Sunday, August 3, 2008

Five Minutes, 500 Places and One Bonehead Moment

Yesterday I ran the Beach to Beacon 10K for the second consecutive year. I went into this year's race with the benefit of more running experience, knowledge of the pre-race logistics, and a better sense of the course. I also went in as a shell of myself, at least in terms of peak fitness. With my recent injury woes, I thought I would run by feel, with low expectations. I pretty much got what I expected, finishing over 5 minutes slower than last year, and more than 500 places further behind, not even cracking the top 1000 in this 5500-person race.

Disappointing results aside, there was some good - and one boneheaded moment - to take from the race. I met Bill Rogers briefly at the pre-race Expo. What a wonderful representative of the the sport: sociable, humble, knowledgeable, respectful of runners of all abilities. I also saw him briefly at the start, but I quickly realized I wouldn't be hanging with Boston Billy on this particular day. He ran about the same time I ran last year.

I arrived earlier than I did in 2007, and had plenty of time to relax, stretch, use the port-o-lets and warm-up. The temperature was a comfortable 65, but it was very humid, with dense fog. I lined up in between the 7:00 and 8:00/mile pace signs, thinking that if all went well, I could run a sub-7:30 pace. I had decided to pay close attention to my heart rate, and push or hold back accordingly. That turned out to be a smart move.

I covered the first mile in a little over 7:30, but it was clear that I was working pretty hard already. I took water at miles 1, 3 and 5, as opposed to every stop last year, and I'm not sure whether it was enough. Pulling back in the second mile, I ran it in a hair under 8:00. I swallowed my pride and decided to make this essentially a 10K tempo run, which would be a good thing to do at this point in my training. It would also might help me stave off getting hurt again.

I hit the the 5K mark in just over 24:00 minutes, but I remembered the second half of the course as being pretty hilly. I tried to run strong, but relaxed, with good posture, loose arms and shoulders, feeling the rhythmic pounding of my feet on the road. I gave many of the spectators the thumbs-up sign in exchange for their well-wishes as I tried to take things one mile at a time.

The second half of the race was much better - less hilly and more scenic - than I remembered it, maybe because I was running so much harder last year. I enjoyed myself this time, despite - or because - of the pedestrian pace. The second half also had a moment which I sort of regret, but will always remember.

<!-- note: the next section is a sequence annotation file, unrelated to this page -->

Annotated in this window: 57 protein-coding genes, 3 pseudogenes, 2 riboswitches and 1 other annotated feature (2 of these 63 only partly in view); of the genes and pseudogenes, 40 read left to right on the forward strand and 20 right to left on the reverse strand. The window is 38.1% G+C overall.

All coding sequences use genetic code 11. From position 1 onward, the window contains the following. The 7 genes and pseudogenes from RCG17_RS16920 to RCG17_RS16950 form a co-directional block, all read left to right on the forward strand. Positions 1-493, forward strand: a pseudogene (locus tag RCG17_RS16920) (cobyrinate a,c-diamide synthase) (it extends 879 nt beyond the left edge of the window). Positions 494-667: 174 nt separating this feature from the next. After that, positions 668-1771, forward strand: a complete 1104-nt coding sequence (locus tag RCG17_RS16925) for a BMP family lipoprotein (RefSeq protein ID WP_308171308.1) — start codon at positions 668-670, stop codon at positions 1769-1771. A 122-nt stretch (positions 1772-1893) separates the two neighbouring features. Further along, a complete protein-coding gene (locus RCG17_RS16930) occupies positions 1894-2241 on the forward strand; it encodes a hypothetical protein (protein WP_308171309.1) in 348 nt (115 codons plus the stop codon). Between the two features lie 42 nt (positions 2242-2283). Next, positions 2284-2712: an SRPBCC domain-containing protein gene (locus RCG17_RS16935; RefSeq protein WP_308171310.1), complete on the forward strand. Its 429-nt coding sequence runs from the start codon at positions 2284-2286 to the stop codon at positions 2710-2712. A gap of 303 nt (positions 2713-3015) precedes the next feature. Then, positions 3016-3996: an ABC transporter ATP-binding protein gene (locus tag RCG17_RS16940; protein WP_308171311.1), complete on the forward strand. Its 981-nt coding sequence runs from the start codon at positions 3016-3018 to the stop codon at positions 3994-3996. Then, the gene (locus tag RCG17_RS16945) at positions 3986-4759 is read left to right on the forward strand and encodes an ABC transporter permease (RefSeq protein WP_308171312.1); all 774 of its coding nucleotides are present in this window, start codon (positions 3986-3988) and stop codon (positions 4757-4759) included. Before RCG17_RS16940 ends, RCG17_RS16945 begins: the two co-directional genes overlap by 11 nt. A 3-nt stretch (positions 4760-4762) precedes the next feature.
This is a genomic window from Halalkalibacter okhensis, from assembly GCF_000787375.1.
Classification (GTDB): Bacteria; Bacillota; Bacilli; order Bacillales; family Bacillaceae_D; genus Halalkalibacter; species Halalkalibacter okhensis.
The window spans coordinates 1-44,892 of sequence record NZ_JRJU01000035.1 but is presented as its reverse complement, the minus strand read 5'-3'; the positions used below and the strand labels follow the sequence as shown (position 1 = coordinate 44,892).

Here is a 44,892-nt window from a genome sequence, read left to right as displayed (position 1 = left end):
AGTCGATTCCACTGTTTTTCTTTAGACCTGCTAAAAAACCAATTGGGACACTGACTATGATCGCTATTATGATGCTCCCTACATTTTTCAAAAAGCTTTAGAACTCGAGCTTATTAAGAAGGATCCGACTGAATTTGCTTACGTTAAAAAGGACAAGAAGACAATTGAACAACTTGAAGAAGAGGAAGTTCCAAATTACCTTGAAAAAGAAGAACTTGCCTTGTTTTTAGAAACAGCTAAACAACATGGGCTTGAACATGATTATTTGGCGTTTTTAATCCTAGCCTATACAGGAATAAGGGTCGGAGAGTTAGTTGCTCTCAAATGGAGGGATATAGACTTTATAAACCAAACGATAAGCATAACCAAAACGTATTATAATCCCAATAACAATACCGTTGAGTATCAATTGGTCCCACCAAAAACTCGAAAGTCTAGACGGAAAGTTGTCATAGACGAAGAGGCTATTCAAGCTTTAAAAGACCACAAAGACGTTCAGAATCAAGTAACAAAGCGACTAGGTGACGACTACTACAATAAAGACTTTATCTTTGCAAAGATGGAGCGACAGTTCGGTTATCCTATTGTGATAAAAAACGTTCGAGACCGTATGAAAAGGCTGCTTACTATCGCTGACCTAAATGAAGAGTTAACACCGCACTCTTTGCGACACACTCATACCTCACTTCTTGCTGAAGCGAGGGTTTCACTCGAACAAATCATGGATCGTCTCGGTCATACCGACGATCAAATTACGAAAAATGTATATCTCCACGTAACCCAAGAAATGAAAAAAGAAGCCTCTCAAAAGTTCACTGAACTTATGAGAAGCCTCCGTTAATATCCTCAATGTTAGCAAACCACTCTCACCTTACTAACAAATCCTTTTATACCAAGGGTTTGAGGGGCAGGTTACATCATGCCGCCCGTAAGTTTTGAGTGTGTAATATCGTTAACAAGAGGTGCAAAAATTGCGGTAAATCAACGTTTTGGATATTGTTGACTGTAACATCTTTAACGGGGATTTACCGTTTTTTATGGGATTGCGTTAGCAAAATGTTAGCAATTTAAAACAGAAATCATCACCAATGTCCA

Somewhere past the 4-mile mark, I saw a small, gray-haired woman running along on the left side of the street. She looked very, very familiar, but I thought there's no way it could actually be Joan Benoit Samuelson, since my catching (and passing her) in a race where she wasn't running at someone else's slower pace was about as likely as me getting to chat up Ryan Hall during a major marathon. Sure enough, though, as I went by her, I looked at the name on her race bib, and it said "Joan". I slowed, said hello, and - here's the stupid part - asked her if she was okay. She seemed a bit annoyed, and tersely replied that she was "fine". I moved ahead and felt really stupid for asking a distance running legend, a road racing icon, an Olympic gold medalist for crying out loud, if she was "okay" during a non-competitive 10K. Of course, the reason was that I figured some terrible fate was befalling Joan Benoit Samuelson if she was running a race at my pace, but - really now - the woman can handle herself, and doesn't need a moronic goofball like me to look after her at the race SHE FOUNDED OVER 10 YEARS AGO!

As a friend asked me later, "Did sticking your foot in your mouth slow you down much?" It was an apropos inquiry.

The other positives I take from the race are that - despite some tightness - nothing really hurt; I ran a near-perfect even split; I passed about 50 people in the final 1/3 of a mile or so, with the Garmin registering my fastest pace to be about 4:40 per mile; and, I didn't cramp up like I did after the race last year, probably since it was cooler.

This was the second consecutive year in which I failed to see the actual "beacon" of the race's name, since the fog kept it well hidden from view at Fort Williams. After the race, I did an easy mile cool-down and then ate some grub. I hopped the bus back to the parking area at the high school, and ended up chatting with a fast young guy who'd run in one of my favorite 5K races in Friendship, Maine. Last year, he got some publicity because he ran the 8 am race (finishing 3rd; I finished 5th overall), jumped in his car to drive to another 5K and ran that 9am race about a minute slower than the first one. He had a very respectable time of 40-minutes and change at Beach to Beacon. Breaking 40 minutes is my ultimate 10K goal.

My modified training plan called for 15 miles on Sunday, but I ran a little less than 14, figuring that there was no point in pushing it, and - frankly - having had enough after the second rainstorm, which briefly flooded the roads and waterlogged my already-heavy training shoes. The cooling effect of the rain was nice, but I was ready to be done after about 12 miles. My overall pace for the run was about 9:15, which isn't bad considering a couple of epic hills in the middle.

I now have to decide what to do this week and next week, as I gear up for the big 5K on August 14th, where there is professional as well as personal pressure to run well. My boss (who'll likely run around 18:30; he's 56) wants a sub-20:00 performance. After Saturday's race, I'm not sure if it's feasible, but I'm going to give it my best shot.


1 comment:

Progman2000 said...

Love the part about Joan Benoit - that's great!